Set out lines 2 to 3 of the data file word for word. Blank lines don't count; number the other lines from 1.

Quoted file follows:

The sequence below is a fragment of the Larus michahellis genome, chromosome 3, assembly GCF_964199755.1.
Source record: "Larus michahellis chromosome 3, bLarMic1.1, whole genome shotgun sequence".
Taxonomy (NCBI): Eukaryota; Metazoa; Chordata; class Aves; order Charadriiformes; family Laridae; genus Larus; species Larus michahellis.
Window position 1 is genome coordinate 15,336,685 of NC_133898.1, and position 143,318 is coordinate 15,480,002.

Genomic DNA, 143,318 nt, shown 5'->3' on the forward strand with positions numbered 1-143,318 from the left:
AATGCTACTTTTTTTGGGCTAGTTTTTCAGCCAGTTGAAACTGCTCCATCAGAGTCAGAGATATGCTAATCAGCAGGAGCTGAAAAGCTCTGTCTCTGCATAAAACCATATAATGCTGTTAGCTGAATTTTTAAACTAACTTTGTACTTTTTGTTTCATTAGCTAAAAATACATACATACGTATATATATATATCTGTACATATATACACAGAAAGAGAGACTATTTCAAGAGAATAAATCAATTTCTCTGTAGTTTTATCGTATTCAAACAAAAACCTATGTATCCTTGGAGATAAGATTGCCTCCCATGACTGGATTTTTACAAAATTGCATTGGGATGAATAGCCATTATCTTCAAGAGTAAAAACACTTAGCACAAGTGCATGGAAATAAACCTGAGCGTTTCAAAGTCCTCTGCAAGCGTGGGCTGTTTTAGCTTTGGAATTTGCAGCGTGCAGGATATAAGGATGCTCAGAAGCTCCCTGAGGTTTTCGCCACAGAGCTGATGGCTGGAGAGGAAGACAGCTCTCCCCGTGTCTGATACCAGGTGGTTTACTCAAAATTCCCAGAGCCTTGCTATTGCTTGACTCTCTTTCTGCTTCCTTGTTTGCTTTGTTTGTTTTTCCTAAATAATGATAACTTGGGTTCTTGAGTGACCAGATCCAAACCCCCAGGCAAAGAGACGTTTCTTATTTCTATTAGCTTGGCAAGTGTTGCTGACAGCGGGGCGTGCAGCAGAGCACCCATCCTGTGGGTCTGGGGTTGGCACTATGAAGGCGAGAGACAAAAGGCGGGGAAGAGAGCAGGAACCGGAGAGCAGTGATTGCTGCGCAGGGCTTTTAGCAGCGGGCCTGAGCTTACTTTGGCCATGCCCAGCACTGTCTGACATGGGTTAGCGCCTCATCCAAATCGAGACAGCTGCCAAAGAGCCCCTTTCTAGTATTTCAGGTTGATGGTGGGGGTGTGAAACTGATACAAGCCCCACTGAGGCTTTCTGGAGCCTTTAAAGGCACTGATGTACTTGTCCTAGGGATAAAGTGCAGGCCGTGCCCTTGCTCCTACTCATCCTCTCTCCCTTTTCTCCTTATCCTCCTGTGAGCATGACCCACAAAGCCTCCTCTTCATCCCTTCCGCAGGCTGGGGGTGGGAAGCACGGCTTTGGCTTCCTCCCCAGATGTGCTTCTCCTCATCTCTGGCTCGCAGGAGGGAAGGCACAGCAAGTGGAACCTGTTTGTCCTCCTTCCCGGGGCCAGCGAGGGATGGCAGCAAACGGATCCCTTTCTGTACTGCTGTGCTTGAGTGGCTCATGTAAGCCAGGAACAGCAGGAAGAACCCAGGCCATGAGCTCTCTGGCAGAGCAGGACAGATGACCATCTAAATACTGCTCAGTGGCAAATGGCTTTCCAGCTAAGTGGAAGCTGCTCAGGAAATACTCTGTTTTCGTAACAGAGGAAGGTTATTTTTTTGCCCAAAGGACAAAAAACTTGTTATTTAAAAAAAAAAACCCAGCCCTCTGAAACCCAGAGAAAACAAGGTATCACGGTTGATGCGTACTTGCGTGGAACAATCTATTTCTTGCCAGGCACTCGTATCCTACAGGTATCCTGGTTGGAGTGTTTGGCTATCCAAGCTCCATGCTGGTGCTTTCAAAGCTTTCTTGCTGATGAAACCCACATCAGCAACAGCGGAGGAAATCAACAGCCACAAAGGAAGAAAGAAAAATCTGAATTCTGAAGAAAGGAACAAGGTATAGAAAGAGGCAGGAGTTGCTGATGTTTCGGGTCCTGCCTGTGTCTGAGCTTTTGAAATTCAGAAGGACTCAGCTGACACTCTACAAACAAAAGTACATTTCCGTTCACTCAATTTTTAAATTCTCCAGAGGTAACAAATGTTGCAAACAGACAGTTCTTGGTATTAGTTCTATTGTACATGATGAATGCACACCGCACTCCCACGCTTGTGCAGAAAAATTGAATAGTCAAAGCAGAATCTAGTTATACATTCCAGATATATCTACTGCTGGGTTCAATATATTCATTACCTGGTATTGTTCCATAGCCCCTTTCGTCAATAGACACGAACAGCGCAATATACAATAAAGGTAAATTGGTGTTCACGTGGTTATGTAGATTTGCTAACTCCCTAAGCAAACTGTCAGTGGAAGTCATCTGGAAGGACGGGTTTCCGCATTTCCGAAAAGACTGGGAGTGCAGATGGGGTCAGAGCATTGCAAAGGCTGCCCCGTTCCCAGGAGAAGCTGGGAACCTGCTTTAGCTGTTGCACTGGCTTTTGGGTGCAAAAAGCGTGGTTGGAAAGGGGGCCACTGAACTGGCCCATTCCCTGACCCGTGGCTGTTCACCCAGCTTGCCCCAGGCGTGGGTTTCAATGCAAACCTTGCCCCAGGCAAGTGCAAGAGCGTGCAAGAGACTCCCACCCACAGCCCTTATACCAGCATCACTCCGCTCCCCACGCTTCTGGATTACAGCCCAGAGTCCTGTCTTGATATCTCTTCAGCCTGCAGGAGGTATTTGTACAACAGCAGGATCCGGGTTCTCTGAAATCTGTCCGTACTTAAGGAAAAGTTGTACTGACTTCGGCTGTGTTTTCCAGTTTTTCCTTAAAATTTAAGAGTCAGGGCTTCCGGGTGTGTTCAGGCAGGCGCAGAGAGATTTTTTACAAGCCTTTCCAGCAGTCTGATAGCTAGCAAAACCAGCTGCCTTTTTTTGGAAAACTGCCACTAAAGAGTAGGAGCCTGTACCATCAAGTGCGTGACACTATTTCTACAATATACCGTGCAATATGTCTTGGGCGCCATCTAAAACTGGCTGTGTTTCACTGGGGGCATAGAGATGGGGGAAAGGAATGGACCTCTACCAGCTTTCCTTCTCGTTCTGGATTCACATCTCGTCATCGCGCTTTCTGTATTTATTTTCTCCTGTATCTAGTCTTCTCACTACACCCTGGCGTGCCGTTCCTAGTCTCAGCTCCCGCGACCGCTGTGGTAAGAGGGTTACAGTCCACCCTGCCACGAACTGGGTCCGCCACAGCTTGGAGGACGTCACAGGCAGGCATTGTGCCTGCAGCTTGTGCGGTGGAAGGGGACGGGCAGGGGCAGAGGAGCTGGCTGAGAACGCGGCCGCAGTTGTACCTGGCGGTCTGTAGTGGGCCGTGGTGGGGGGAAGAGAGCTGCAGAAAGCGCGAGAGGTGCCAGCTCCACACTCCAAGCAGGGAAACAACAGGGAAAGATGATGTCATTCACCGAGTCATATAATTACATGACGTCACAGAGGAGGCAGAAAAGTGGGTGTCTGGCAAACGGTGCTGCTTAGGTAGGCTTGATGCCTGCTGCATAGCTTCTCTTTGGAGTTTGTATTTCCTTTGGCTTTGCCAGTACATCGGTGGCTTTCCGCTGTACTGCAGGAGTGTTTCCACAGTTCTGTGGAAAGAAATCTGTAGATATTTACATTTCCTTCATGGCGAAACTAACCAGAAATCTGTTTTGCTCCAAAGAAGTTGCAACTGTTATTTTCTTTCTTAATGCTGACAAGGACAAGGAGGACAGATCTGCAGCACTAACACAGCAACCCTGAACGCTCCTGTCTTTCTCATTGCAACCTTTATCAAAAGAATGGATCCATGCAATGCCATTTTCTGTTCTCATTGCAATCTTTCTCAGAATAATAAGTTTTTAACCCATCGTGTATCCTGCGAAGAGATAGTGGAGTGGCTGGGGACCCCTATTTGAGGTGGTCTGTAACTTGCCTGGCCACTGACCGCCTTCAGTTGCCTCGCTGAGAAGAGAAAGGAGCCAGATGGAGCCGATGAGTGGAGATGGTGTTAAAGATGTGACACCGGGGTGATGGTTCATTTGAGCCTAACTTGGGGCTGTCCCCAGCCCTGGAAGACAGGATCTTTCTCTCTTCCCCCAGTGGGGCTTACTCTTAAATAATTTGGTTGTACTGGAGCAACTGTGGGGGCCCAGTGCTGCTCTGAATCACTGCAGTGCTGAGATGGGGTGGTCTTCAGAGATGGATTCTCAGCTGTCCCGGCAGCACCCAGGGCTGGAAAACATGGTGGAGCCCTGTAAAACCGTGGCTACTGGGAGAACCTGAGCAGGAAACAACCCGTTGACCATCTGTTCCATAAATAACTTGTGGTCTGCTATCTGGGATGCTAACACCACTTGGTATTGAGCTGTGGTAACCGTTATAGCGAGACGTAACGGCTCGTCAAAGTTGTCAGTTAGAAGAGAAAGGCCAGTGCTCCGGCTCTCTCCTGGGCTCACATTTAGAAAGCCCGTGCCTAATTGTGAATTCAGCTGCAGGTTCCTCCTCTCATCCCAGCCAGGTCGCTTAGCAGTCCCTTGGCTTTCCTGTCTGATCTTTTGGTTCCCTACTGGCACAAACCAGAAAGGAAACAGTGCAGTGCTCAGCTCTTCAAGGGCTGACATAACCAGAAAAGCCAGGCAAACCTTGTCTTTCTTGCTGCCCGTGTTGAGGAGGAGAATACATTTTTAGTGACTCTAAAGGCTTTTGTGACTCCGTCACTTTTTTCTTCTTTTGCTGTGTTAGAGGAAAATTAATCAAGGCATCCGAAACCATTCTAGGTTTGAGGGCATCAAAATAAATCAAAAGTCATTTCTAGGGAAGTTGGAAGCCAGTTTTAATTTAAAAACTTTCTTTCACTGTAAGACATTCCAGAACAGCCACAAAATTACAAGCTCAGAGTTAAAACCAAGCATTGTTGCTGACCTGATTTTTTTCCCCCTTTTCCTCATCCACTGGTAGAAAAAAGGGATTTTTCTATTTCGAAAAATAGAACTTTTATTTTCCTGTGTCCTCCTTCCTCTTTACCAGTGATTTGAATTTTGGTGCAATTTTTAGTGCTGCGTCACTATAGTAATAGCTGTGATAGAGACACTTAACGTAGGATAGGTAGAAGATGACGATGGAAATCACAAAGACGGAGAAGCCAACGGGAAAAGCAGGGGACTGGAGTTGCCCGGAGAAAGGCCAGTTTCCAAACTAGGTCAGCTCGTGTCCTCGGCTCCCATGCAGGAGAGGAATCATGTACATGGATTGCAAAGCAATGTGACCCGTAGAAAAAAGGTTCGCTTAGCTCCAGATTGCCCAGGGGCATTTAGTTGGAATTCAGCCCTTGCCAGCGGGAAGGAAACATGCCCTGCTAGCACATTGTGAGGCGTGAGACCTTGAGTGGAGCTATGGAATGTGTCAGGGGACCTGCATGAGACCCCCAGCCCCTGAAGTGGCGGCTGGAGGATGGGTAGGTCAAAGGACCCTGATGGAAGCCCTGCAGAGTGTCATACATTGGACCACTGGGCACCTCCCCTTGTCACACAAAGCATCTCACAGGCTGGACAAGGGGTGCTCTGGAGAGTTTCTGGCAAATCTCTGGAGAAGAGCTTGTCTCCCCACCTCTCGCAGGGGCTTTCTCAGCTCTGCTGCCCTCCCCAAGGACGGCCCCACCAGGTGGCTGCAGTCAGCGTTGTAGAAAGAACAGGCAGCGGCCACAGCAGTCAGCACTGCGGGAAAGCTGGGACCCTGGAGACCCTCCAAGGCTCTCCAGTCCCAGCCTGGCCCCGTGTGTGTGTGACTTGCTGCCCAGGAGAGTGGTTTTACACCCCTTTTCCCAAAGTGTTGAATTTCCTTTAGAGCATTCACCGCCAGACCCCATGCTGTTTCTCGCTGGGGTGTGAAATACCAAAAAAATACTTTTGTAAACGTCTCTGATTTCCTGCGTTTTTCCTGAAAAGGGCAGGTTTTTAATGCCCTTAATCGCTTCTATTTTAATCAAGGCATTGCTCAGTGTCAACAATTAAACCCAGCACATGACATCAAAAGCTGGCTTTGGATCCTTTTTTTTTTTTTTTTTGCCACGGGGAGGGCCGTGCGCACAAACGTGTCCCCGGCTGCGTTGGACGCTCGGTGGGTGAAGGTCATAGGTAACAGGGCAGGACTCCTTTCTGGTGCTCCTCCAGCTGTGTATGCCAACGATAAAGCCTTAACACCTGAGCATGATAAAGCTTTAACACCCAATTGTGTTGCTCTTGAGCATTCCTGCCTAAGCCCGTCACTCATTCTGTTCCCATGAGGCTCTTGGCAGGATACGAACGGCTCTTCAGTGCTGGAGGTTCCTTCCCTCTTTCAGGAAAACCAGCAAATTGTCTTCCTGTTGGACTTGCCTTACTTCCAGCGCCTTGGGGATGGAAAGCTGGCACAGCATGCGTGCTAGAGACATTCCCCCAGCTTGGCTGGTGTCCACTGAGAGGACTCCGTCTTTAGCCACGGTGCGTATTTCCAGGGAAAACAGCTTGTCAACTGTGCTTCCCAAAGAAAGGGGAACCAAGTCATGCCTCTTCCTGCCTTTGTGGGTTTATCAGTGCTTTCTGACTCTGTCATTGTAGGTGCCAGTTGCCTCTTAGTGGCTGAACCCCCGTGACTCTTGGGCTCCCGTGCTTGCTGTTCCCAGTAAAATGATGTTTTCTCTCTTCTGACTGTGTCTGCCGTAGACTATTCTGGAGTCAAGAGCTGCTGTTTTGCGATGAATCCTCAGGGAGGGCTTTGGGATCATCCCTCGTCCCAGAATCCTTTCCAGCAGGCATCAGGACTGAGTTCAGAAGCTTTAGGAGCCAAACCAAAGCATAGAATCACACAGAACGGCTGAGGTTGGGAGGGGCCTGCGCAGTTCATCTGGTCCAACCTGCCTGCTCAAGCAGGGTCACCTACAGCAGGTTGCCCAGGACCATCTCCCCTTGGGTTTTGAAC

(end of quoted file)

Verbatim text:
Source record: "Larus michahellis chromosome 3, bLarMic1.1, whole genome shotgun sequence".
Taxonomy (NCBI): Eukaryota; Metazoa; Chordata; class Aves; order Charadriiformes; family Laridae; genus Larus; species Larus michahellis.